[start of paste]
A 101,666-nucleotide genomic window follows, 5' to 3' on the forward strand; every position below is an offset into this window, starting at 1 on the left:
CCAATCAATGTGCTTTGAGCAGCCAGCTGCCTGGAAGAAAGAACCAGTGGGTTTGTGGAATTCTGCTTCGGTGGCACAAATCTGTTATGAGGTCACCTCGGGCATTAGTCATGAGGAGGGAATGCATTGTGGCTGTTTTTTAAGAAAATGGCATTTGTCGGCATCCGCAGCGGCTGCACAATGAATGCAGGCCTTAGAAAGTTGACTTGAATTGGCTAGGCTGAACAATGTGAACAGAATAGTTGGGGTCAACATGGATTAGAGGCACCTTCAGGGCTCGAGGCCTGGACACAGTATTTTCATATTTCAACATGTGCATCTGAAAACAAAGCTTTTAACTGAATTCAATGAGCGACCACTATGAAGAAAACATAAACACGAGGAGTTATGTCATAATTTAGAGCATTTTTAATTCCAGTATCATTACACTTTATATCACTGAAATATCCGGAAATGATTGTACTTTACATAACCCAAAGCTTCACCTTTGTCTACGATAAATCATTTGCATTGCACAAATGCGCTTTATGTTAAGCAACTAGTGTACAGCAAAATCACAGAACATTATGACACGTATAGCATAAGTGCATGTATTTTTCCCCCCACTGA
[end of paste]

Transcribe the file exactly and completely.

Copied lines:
A 101,666-nucleotide genomic window follows, 5' to 3' on the forward strand; every position below is an offset into this window, starting at 1 on the left:
CCAATCAATGTGCTTTGAGCAGCCAGCTGCCTGGAAGAAAGAACCAGTGGGTTTGTGGAATTCTGCTTCGGTGGCACAAATCTGTTATGAGGTCACCTCGGGCATTAGTCATGAGGAGGGAATGCATTGTGGCTGTTTTTTAAGAAAATGGCATTTGTCGGCATCCGCAGCGGCTGCACAATGAATGCAGGCCTTAGAAAGTTGACTTGAATTGGCTAGGCTGAACAATGTGAACAGAATAGTTGGGGTCAACATGGATTAGAGGCACCTTCAGGGCTCGAGGCCTGGACACAGTATTTTCATATTTCAACATGTGCATCTGAAAACAAAGCTTTTAACTGAATTCAATGAGCGACCACTATGAAGAAAACATAAACACGAGGAGTTATGTCATAATTTAGAGCATTTTTAATTCCAGTATCATTACACTTTATATCACTGAAATATCCGGAAATGATTGTACTTTACATAACCCAAAGCTTCACCTTTGTCTACGATAAATCATTTGCATTGCACAAATGCGCTTTATGTTAAGCAACTAGTGTACAGCAAAATCACAGAACATTATGACACGTATAGCATAAGTGCATGTATTTTTCCCCCCACTGA